The structure of the cerebellum

The term cerebellum is from the Latin meaning "the little brain". If we look beneath the back of the large wrinkled surface of what we typically think of as the brain (the cerebral cortex), we see a smaller, even more tightly wrinkled portion: the cerebellum.


The cerebellum (shaded pink) sits beneath the back of the cerebral cortex.


Inside, the cerebellum is divided into distinct layers.
If we look inside the cerebellum, we see that it is divided into distinct layers. The innermost layer consists of white matter (W). These are the nerve fibers carrying information in and out of the cerebellum. You can think of the white matter like the phone lines carrying calls in and out of a switchboard. The outermost layer of the cerebellum is called the molecular layer. This is where the fibers from different nerve cells communicate with each other. In between is the layer packed with small, purple nerve cells, the granule cell layer. These cells function like the computer that will decide what to do with all the information coming in.

The Purkinje cells are critical for normal function of the cerebellum
Lined up at the border between the two outer layers of the cerebellum is a single row of very large cells, the Purkinje cells, named after the famous neuroanatomist who first described them. These are the cells that communicate the decision about how to best fine-tune the movements back to the rest of the brain and the muscles. Without the Purkinje cells, all the work of the cerebellum is for naught because the results do not get communicated to where that information is needed.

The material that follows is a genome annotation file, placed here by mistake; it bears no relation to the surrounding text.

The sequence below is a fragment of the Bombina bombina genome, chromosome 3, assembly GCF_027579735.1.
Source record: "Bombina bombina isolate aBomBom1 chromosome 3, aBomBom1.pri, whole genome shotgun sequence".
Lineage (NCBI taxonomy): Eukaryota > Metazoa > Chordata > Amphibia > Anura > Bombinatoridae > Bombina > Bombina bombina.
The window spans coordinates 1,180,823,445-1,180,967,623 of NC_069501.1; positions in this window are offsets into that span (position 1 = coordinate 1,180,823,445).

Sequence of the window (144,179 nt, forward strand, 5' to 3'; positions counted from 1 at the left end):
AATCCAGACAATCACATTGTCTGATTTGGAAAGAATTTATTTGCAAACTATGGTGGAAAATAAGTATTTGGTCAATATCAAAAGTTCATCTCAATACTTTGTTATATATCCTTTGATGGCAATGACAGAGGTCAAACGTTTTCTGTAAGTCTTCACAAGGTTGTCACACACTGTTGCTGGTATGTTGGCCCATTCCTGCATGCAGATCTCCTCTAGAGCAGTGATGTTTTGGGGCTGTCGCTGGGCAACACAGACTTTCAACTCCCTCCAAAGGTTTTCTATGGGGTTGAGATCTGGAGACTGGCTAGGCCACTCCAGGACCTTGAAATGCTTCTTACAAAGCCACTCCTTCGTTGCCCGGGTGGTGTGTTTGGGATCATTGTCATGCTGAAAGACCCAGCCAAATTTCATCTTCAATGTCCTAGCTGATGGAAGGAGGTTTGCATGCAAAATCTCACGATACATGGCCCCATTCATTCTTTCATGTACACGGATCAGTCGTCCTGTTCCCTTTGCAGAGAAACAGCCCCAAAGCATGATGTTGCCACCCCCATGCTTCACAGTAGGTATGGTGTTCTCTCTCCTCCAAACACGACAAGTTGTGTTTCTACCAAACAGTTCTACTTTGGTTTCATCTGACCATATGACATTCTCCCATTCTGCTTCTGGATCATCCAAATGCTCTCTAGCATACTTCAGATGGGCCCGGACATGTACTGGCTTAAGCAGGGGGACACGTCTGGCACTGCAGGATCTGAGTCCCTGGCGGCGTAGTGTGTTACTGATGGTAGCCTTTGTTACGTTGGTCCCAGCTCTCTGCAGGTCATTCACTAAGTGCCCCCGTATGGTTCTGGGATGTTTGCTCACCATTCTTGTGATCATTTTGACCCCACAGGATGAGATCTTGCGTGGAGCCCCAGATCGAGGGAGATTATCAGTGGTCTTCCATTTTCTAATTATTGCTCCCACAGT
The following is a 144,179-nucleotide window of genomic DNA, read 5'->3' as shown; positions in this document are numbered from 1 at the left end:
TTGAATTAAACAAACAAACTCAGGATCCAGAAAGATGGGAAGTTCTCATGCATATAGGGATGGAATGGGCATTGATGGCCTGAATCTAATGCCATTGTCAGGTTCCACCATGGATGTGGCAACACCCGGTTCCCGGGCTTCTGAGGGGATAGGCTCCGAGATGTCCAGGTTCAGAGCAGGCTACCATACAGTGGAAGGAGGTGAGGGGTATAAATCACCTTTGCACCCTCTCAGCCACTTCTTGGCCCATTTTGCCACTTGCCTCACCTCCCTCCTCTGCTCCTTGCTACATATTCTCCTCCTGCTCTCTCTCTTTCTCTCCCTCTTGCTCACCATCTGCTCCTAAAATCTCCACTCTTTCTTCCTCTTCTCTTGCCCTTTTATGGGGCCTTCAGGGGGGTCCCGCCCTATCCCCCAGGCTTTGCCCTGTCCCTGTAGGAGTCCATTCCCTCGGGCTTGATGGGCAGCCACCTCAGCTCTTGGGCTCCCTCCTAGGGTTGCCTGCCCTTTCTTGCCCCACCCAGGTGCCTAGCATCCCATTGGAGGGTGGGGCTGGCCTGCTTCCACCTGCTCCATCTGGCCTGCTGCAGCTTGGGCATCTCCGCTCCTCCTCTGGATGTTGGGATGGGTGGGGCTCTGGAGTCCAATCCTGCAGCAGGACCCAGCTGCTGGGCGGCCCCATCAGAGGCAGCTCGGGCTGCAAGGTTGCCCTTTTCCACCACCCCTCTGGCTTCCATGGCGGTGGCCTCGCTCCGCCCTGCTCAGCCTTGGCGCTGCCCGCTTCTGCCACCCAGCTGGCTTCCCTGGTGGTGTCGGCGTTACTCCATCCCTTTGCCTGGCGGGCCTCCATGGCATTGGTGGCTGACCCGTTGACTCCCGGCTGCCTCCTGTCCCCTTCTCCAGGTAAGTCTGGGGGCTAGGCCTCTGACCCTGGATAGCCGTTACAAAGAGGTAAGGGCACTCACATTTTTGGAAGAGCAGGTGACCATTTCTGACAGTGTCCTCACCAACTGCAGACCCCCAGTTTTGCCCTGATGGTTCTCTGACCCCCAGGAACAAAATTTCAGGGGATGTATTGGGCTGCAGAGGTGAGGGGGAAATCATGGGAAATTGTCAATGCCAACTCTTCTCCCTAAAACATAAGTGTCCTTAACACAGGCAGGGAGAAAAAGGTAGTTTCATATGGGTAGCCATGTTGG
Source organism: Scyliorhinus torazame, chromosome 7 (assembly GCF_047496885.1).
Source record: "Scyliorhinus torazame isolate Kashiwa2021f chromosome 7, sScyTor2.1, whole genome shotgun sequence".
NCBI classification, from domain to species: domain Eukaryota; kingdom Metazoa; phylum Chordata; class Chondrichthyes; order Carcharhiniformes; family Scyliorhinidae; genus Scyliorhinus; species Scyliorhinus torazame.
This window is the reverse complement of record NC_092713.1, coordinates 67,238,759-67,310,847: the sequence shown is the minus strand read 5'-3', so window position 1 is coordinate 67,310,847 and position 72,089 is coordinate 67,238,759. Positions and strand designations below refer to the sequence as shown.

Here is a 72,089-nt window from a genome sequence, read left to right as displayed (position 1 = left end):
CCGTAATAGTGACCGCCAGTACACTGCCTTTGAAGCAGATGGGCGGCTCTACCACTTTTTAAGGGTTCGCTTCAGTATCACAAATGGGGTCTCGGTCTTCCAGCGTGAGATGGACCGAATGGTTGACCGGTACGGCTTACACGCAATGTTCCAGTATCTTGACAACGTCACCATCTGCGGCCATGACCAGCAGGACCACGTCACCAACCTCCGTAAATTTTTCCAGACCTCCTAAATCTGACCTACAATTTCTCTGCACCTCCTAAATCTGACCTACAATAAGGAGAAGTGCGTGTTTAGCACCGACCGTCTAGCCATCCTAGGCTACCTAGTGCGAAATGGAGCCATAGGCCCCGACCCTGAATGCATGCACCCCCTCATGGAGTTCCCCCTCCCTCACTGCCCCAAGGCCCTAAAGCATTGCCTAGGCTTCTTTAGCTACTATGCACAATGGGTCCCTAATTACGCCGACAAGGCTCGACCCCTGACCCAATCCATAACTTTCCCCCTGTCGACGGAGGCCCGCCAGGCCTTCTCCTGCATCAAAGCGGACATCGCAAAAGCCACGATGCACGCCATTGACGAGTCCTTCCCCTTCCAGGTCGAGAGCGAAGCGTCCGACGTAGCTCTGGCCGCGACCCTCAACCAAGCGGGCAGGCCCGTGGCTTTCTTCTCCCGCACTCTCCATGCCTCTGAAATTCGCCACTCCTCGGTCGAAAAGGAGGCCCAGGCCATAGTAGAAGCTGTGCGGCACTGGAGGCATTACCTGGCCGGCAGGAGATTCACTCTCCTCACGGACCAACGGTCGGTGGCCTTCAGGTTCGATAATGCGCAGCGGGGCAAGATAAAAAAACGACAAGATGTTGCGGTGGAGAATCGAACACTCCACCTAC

Since balance is an important part of movement, the cerebellum works very closely with the part of the brain that controls balance, the vestibular system. Deep within the skull benath the eardrum, there are a series of fluid filled spaces. Some of these spaces are circular canals. When an animal moves its head, the fluid in these canals flows and sensors use that information to detect movement of the head. Other spaces contain tiny granules. The pressure from those granules on sensors allows the dog to sense the pull of gravity.
Information from the inner ear about movement & pull of gravity is shared with the cerebellum to control balance